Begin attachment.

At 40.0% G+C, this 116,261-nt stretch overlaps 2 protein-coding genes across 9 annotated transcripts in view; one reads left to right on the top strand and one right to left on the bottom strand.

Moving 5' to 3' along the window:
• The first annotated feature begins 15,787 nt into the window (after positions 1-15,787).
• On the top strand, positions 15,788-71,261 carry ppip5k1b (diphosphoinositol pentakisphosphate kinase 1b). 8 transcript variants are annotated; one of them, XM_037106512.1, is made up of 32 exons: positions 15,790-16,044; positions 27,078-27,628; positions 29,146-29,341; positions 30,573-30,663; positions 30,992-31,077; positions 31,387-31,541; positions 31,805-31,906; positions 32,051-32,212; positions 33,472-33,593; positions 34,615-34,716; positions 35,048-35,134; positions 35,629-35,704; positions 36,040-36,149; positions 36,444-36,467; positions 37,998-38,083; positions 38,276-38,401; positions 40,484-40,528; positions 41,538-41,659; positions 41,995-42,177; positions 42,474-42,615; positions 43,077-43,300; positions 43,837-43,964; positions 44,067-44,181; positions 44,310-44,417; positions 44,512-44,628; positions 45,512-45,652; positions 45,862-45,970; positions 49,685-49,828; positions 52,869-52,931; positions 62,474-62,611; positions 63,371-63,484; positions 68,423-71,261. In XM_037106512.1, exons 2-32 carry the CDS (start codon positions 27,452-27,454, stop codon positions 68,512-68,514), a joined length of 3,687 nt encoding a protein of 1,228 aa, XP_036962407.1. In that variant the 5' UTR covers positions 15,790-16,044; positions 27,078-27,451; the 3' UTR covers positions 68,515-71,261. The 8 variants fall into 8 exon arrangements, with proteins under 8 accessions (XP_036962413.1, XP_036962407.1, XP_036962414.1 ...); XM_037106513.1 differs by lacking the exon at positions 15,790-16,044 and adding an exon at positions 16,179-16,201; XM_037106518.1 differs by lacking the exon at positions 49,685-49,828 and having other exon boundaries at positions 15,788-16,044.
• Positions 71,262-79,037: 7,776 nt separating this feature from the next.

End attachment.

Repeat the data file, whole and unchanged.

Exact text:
At 40.0% G+C, this 116,261-nt stretch overlaps 2 protein-coding genes across 9 annotated transcripts in view; one reads left to right on the top strand and one right to left on the bottom strand.

Moving 5' to 3' along the window:
• The first annotated feature begins 15,787 nt into the window (after positions 1-15,787).
• On the top strand, positions 15,788-71,261 carry ppip5k1b (diphosphoinositol pentakisphosphate kinase 1b). 8 transcript variants are annotated; one of them, XM_037106512.1, is made up of 32 exons: positions 15,790-16,044; positions 27,078-27,628; positions 29,146-29,341; positions 30,573-30,663; positions 30,992-31,077; positions 31,387-31,541; positions 31,805-31,906; positions 32,051-32,212; positions 33,472-33,593; positions 34,615-34,716; positions 35,048-35,134; positions 35,629-35,704; positions 36,040-36,149; positions 36,444-36,467; positions 37,998-38,083; positions 38,276-38,401; positions 40,484-40,528; positions 41,538-41,659; positions 41,995-42,177; positions 42,474-42,615; positions 43,077-43,300; positions 43,837-43,964; positions 44,067-44,181; positions 44,310-44,417; positions 44,512-44,628; positions 45,512-45,652; positions 45,862-45,970; positions 49,685-49,828; positions 52,869-52,931; positions 62,474-62,611; positions 63,371-63,484; positions 68,423-71,261. In XM_037106512.1, exons 2-32 carry the CDS (start codon positions 27,452-27,454, stop codon positions 68,512-68,514), a joined length of 3,687 nt encoding a protein of 1,228 aa, XP_036962407.1. In that variant the 5' UTR covers positions 15,790-16,044; positions 27,078-27,451; the 3' UTR covers positions 68,515-71,261. The 8 variants fall into 8 exon arrangements, with proteins under 8 accessions (XP_036962413.1, XP_036962407.1, XP_036962414.1 ...); XM_037106513.1 differs by lacking the exon at positions 15,790-16,044 and adding an exon at positions 16,179-16,201; XM_037106518.1 differs by lacking the exon at positions 49,685-49,828 and having other exon boundaries at positions 15,788-16,044.
• Positions 71,262-79,037: 7,776 nt separating this feature from the next.